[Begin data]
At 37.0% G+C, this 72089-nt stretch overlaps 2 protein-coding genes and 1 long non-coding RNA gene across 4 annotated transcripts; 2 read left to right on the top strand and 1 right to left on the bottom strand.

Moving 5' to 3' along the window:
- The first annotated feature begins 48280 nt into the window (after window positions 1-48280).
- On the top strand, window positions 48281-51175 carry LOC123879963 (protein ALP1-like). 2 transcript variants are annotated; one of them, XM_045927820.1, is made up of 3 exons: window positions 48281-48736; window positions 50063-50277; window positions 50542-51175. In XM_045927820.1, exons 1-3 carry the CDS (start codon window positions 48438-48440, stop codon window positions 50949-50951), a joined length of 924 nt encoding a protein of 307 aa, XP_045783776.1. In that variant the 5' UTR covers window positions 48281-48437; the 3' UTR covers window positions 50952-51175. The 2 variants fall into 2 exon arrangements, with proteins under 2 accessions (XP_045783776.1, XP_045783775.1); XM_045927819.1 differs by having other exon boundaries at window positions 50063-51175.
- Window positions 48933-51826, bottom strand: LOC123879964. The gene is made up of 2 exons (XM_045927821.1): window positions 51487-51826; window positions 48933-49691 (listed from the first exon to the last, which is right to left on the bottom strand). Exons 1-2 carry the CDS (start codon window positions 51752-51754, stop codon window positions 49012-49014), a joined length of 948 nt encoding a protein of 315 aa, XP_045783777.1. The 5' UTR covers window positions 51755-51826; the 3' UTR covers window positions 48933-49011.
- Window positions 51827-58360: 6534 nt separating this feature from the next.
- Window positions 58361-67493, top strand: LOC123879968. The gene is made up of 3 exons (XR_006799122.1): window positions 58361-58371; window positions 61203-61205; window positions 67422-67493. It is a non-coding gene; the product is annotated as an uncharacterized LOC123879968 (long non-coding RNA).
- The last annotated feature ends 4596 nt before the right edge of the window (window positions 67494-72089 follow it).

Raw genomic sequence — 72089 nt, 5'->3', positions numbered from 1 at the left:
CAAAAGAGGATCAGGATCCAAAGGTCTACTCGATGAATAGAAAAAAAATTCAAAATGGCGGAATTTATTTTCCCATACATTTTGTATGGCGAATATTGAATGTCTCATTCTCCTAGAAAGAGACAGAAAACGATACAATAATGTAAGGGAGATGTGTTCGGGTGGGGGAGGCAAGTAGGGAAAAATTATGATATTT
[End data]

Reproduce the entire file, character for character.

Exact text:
At 37.0% G+C, this 72089-nt stretch overlaps 2 protein-coding genes and 1 long non-coding RNA gene across 4 annotated transcripts; 2 read left to right on the top strand and 1 right to left on the bottom strand.

Moving 5' to 3' along the window:
- The first annotated feature begins 48280 nt into the window (after window positions 1-48280).
- On the top strand, window positions 48281-51175 carry LOC123879963 (protein ALP1-like). 2 transcript variants are annotated; one of them, XM_045927820.1, is made up of 3 exons: window positions 48281-48736; window positions 50063-50277; window positions 50542-51175. In XM_045927820.1, exons 1-3 carry the CDS (start codon window positions 48438-48440, stop codon window positions 50949-50951), a joined length of 924 nt encoding a protein of 307 aa, XP_045783776.1. In that variant the 5' UTR covers window positions 48281-48437; the 3' UTR covers window positions 50952-51175. The 2 variants fall into 2 exon arrangements, with proteins under 2 accessions (XP_045783776.1, XP_045783775.1); XM_045927819.1 differs by having other exon boundaries at window positions 50063-51175.
- Window positions 48933-51826, bottom strand: LOC123879964. The gene is made up of 2 exons (XM_045927821.1): window positions 51487-51826; window positions 48933-49691 (listed from the first exon to the last, which is right to left on the bottom strand). Exons 1-2 carry the CDS (start codon window positions 51752-51754, stop codon window positions 49012-49014), a joined length of 948 nt encoding a protein of 315 aa, XP_045783777.1. The 5' UTR covers window positions 51755-51826; the 3' UTR covers window positions 48933-49011.
- Window positions 51827-58360: 6534 nt separating this feature from the next.
- Window positions 58361-67493, top strand: LOC123879968. The gene is made up of 3 exons (XR_006799122.1): window positions 58361-58371; window positions 61203-61205; window positions 67422-67493. It is a non-coding gene; the product is annotated as an uncharacterized LOC123879968 (long non-coding RNA).
- The last annotated feature ends 4596 nt before the right edge of the window (window positions 67494-72089 follow it).

Raw genomic sequence — 72089 nt, 5'->3', positions numbered from 1 at the left:
CAAAAGAGGATCAGGATCCAAAGGTCTACTCGATGAATAGAAAAAAAATTCAAAATGGCGGAATTTATTTTCCCATACATTTTGTATGGCGAATATTGAATGTCTCATTCTCCTAGAAAGAGACAGAAAACGATACAATAATGTAAGGGAGATGTGTTCGGGTGGGGGAGGCAAGTAGGGAAAAATTATGATATTT